5 Things To Know About The Expanded Medical Marijuana Law

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Illinois Gov. Bruce Rauner has signed into law a measure that stands to create a new class of medical marijuana users. Here’s a look at what the change will mean:

1. More access …

The new law allows medical marijuana to be used as a replacement for opioid pain medication. That means anyone whose doctor would write them a prescription for pain pills like OxyContin or Vicodin could be certified for medical marijuana. Eventually, patients will be able to take their doctor certifications directly to a dispensary, complete their registration there and begin purchasing cannabis, and state health officials will review the registration later to make sure it meets the requirements of the law. But state officials say dispensary computer systems need to be upgraded before that will be possible.

2. … and easier access.

For other medical cannabis patients — those who have one of about 40 qualifying serious and often chronic conditions — the application process will no longer include background checks and fingerprinting. And patients will be able to get provisional approval to buy marijuana while their applications are being processed.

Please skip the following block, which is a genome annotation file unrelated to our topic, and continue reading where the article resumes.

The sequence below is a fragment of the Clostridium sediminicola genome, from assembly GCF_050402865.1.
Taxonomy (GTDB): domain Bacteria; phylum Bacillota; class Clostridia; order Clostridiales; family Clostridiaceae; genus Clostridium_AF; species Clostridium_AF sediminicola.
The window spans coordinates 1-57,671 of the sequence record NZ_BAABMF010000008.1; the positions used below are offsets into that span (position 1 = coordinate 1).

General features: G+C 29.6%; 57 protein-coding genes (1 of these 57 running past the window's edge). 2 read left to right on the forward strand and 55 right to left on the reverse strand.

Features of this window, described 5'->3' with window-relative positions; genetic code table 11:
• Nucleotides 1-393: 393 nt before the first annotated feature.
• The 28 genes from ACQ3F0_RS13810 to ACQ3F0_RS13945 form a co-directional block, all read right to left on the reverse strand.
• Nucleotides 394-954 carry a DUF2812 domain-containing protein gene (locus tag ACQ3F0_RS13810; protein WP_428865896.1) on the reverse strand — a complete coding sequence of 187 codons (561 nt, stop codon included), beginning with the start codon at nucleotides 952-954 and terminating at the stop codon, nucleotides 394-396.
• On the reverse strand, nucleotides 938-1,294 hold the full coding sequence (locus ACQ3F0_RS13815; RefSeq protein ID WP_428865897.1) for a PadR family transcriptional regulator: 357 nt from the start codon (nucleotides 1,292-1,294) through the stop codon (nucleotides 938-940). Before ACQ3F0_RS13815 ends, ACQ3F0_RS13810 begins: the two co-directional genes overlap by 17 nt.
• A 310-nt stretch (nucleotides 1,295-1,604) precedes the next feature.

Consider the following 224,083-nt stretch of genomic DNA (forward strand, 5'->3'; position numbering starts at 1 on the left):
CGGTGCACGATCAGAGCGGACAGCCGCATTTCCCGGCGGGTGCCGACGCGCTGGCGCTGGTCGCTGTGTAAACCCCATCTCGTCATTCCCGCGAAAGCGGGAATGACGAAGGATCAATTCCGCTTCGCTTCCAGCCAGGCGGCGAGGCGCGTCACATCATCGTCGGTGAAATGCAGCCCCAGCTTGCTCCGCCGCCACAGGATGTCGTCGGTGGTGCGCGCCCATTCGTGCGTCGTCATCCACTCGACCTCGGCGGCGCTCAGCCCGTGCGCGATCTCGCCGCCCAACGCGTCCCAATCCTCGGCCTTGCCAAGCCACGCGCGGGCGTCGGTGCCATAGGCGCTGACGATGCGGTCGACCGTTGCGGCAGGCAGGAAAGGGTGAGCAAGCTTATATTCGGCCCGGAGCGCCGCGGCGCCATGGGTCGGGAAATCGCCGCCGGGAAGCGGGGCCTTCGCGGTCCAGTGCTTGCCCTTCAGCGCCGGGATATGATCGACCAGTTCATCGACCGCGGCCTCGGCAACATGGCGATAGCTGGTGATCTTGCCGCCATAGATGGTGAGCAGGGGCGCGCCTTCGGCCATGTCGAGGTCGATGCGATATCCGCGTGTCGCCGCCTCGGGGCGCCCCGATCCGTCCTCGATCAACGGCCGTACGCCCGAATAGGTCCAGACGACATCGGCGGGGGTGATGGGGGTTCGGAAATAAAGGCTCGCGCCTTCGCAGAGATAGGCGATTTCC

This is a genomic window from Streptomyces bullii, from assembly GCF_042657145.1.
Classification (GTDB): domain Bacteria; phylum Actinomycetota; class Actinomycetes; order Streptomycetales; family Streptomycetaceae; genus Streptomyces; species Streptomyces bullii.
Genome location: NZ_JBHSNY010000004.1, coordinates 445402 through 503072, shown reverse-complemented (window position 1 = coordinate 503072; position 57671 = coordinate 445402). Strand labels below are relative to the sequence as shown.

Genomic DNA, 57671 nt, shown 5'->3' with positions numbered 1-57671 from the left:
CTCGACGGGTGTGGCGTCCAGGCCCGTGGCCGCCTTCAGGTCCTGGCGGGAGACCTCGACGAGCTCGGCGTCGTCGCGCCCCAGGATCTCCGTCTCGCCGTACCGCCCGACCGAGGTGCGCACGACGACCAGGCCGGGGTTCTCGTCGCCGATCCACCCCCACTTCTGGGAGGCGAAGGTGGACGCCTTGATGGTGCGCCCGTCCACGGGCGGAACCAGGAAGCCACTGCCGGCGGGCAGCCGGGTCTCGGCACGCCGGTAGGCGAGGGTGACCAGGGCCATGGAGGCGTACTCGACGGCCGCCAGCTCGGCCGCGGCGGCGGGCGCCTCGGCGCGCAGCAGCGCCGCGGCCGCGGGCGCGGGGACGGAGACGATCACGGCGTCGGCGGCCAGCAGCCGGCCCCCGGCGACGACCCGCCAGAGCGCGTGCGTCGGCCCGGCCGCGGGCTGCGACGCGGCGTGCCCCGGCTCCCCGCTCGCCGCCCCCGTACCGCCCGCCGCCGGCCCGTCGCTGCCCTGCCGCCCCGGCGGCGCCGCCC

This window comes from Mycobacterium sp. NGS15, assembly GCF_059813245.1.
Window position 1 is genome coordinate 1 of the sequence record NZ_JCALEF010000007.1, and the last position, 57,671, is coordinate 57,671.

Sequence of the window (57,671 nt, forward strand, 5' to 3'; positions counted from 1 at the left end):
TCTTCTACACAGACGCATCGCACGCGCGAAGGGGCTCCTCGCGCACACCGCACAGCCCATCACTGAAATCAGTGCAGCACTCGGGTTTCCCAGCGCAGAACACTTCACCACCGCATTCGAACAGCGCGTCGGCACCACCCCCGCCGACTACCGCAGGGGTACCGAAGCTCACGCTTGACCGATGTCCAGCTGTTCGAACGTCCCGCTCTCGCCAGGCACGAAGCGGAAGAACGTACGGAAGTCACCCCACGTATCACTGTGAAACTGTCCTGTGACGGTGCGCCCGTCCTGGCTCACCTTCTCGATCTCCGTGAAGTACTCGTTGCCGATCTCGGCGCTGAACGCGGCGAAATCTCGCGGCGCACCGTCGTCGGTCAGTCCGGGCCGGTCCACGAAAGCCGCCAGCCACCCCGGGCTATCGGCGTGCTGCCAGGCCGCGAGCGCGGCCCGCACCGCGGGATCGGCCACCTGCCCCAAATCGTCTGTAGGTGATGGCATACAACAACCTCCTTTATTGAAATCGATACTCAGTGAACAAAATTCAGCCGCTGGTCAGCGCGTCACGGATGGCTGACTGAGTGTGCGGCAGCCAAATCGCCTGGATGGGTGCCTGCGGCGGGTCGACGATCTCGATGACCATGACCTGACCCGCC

3. How much and how long.

Those who qualify for medical pot for opioid replacement will be able to purchase cannabis at a licensed dispensary for 90 days, but that can be renewed with a physician’s approval. For other patients, certification lasts for three years, a time frame that was earlier lengthened from one year. Qualifying patients can buy up to 2.5 ounces every two weeks. The medical marijuana law — including the new opioid-replacement measure — is still in a pilot phase until July 1, 2020, so it would need to be extended or made permanent in order to continue beyond that date.

4. What about intractable pain?

The governor and the state health chief may have endorsed marijuana as a painkiller substitute, but the state is still fighting in court over adding so-called intractable pain — or pain that’s resistant to other treatment — as its own qualifying condition. In January, a Cook County judge ordered intractable pain to be added to the list, but the state chose to appeal the ruling.

5. Is legalization next?

Despite Rauner’s endorsement of the new law, he has resisted other proposed expansions of medical cannabis and has said he’s not in favor of legalizing recreational marijuana. But his Democratic November opponent, J.B. Pritzker, has endorsed full legalization, and backers of such a bill plan to push for its passage after the election.

Source: 420 INTEL

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